Danes: "Well, the way one feels when one is hospitalized -- lonely. No one comes to see you. Relatives don't want to or they can't because they have no money, no chance to do it."

Not all Tichilesti patients feel so lonely. Serban Costica, a 76-year-old who has lost his sight to leprosy, lives with his wife, who does not suffer from the disease but has remained with him.

Ioana Miscov, a Tichilesti resident since 1941, is another example. She married here and gave birth to a daughter, Domnica, who went on to live a normal life but still visits her mother regularly. During one such visit, Domnica spoke to RFE/RL about her life:

"I was born here, 57 years ago. Until I was 13, I lived here, I spent every day here. At 13, I went to school in Tulcea. I finished school, I had a job, and now, with God's help, I am 57 and a pensioner. I come here every month to stay with my mother for 12 or 13 days, to help her."

Despite the suffering of Tichilesti's leprosy patients, life in the village is relatively normal. There are religious services in two churches, one orthodox and one baptist. And under a 33,000 euro project financed by the European Union, Tichilesti received a satellite dish and television, as well as 20 radios, 10 refrigerators, new medical equipment, and an air-conditioning system. The hospital bathroom was also refurbished.

Jonathan Scheele, the head of the European Commission Delegation to Romania, was in Tichilesti, and told RFE/RL he approved the funding as soon as he found out about the project.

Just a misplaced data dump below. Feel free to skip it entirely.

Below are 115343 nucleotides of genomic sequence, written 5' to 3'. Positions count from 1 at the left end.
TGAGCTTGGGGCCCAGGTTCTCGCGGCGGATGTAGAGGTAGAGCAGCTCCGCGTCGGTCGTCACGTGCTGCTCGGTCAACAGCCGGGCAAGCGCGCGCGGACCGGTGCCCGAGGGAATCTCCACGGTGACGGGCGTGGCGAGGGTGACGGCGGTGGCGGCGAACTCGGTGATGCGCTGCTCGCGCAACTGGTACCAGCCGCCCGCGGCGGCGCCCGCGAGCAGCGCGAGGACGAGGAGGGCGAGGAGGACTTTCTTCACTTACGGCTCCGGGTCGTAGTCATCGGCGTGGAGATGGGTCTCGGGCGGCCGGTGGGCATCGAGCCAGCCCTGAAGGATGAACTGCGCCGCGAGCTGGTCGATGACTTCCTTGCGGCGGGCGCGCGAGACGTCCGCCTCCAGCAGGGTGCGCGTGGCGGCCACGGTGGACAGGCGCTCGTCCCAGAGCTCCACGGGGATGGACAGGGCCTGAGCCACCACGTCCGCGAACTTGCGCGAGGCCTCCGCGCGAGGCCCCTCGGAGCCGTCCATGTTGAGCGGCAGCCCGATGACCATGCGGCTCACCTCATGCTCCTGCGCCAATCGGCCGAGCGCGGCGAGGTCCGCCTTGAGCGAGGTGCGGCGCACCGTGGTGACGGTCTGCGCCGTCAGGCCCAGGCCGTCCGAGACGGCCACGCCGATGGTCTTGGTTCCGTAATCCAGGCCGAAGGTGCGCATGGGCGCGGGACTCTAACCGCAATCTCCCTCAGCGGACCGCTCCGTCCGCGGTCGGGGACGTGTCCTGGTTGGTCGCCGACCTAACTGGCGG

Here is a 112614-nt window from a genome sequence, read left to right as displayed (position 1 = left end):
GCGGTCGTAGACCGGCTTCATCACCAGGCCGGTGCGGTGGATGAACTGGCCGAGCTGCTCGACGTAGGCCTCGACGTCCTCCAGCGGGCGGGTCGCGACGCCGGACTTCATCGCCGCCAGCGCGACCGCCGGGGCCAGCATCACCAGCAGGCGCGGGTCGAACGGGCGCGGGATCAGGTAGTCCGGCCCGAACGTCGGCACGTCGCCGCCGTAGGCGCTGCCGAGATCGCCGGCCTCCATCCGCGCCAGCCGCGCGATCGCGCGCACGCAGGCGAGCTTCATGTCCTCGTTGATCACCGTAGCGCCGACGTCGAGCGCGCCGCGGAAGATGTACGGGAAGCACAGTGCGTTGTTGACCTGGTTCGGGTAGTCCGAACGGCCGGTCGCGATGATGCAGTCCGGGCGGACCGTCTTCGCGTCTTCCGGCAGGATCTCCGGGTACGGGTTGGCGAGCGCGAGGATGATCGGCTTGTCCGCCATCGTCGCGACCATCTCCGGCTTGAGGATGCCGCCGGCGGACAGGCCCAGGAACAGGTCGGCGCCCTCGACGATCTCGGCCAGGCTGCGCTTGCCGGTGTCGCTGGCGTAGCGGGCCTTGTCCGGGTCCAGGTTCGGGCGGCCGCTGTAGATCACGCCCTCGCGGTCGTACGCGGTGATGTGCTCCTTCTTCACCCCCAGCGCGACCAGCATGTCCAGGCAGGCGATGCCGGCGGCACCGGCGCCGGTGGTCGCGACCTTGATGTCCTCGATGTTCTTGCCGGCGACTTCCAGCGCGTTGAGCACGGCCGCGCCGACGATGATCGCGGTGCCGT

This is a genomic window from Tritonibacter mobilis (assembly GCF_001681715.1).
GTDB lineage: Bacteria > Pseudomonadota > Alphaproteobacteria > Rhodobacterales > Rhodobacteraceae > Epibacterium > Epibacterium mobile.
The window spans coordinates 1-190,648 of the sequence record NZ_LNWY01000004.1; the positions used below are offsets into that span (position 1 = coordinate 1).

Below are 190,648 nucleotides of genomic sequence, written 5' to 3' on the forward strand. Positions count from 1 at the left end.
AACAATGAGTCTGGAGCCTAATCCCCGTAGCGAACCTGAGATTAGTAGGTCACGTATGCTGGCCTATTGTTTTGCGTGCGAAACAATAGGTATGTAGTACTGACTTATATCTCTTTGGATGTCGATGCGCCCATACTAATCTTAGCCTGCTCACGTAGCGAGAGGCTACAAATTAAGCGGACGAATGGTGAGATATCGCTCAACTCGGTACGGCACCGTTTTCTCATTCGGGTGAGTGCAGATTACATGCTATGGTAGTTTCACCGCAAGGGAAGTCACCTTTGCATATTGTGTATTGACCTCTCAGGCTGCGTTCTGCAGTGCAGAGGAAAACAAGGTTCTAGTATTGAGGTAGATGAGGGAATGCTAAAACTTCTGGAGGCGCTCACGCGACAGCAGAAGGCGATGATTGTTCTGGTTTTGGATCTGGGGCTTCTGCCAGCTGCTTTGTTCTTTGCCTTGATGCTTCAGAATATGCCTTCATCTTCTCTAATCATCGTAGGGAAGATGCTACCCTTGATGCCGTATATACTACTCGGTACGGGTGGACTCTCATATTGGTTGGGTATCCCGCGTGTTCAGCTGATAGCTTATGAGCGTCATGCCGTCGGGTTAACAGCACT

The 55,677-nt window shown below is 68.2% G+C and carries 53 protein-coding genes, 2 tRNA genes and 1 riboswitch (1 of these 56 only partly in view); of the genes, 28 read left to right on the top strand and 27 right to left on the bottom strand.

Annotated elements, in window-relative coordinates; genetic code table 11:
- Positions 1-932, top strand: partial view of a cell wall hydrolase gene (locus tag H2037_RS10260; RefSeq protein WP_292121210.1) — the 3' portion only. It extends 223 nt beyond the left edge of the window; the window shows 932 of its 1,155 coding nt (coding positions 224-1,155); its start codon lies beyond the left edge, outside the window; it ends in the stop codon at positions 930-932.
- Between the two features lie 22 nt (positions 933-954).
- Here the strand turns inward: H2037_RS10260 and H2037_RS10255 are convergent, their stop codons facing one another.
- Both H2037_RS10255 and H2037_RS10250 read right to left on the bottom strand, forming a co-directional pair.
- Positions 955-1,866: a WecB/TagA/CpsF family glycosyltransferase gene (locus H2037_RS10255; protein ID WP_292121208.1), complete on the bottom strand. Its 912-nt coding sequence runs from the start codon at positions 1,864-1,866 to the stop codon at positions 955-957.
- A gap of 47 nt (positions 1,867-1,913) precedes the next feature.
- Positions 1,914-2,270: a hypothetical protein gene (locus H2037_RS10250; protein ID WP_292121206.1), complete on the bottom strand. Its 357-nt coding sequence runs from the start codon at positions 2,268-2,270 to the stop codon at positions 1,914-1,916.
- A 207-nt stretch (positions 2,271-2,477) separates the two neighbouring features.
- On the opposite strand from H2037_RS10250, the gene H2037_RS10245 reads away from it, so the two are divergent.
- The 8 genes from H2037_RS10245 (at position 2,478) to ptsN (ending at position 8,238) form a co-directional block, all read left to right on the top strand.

"I am very happy to see that that money has been well spent. And it will improve the lives of the people living here," he said. Scheele was also pleased to accept a glass of homemade wine from Tichilesti patient Cristache Tatulea, who maintains an enviable garden and vineyard despite his ailment.

Tatulea told Scheele, "God bless you. I'm very happy that you've come to my house."

RFE/RL asked him, "Would you have thought that you would see one day an ambassador in your house?"

"No, and I am very honored to welcome an ambassador of Europe in my house," he said. "This means more than a visit by one of our deputies."

No member of parliament or any prominent Romanian politician, with the exception of local officials, has ever visited the Tichilesti hospital -- not even in election years.

The entire hospital staff consists of 28 people, only one of whom -- Razvan Vasiliu -- is a doctor. Vasiliu, who also directs the Tichilesti center, is a dermatologist who studied abroad.

He has worked in Tichilesti since 1991, taking a break only during Romania's previous legislative term, when he was the Peasant-Christian Democratic Party prefect for Tulcea county. After that, he returned to what he believes is his mission as a Christian. He says if he were once again at the start of his career, he would choose the same path.

"In this work, it was more than my own choice," he said. "I believe it was somehow the path that God wanted me to follow. And I would make the same choice again and I would follow the same path."

RFE/RL: "Do you think one needs a vocation to do this kind of work?"

Vasiliu: "I believe so."

Vasiliu's patients, reconciled to their own fates, say they have had moments of happiness in their life. None of them wants to return to the communities where they were born, and which they left dozens of years ago. For them, home is Tichilesti.

(This article was originally broadcast in November 2002.)